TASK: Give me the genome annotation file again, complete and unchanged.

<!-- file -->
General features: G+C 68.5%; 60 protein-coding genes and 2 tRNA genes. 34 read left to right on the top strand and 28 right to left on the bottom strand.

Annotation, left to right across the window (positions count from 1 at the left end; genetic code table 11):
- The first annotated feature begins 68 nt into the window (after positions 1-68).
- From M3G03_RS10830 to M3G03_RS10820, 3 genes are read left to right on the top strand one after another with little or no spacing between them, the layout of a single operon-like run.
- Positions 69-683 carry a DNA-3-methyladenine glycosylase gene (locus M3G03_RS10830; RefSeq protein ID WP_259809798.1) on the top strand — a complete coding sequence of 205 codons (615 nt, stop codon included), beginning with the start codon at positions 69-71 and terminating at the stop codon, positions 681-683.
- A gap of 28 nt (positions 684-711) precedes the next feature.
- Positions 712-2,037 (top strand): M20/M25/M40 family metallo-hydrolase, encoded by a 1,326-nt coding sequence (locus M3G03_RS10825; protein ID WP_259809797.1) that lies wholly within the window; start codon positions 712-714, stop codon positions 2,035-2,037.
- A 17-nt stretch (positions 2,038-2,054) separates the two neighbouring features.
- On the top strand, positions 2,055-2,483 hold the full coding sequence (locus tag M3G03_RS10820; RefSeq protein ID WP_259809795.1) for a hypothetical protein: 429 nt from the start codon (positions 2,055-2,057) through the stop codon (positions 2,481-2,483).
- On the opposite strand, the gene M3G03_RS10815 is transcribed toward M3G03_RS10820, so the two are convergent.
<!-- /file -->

General features: G+C 68.5%; 60 protein-coding genes and 2 tRNA genes. 34 read left to right on the top strand and 28 right to left on the bottom strand.

Annotation, left to right across the window (positions count from 1 at the left end; genetic code table 11):
- The first annotated feature begins 68 nt into the window (after positions 1-68).
- From M3G03_RS10830 to M3G03_RS10820, 3 genes are read left to right on the top strand one after another with little or no spacing between them, the layout of a single operon-like run.
- Positions 69-683 carry a DNA-3-methyladenine glycosylase gene (locus M3G03_RS10830; RefSeq protein ID WP_259809798.1) on the top strand — a complete coding sequence of 205 codons (615 nt, stop codon included), beginning with the start codon at positions 69-71 and terminating at the stop codon, positions 681-683.
- A gap of 28 nt (positions 684-711) precedes the next feature.
- Positions 712-2,037 (top strand): M20/M25/M40 family metallo-hydrolase, encoded by a 1,326-nt coding sequence (locus M3G03_RS10825; protein ID WP_259809797.1) that lies wholly within the window; start codon positions 712-714, stop codon positions 2,035-2,037.
- A 17-nt stretch (positions 2,038-2,054) separates the two neighbouring features.
- On the top strand, positions 2,055-2,483 hold the full coding sequence (locus tag M3G03_RS10820; RefSeq protein ID WP_259809795.1) for a hypothetical protein: 429 nt from the start codon (positions 2,055-2,057) through the stop codon (positions 2,481-2,483).
- On the opposite strand, the gene M3G03_RS10815 is transcribed toward M3G03_RS10820, so the two are convergent.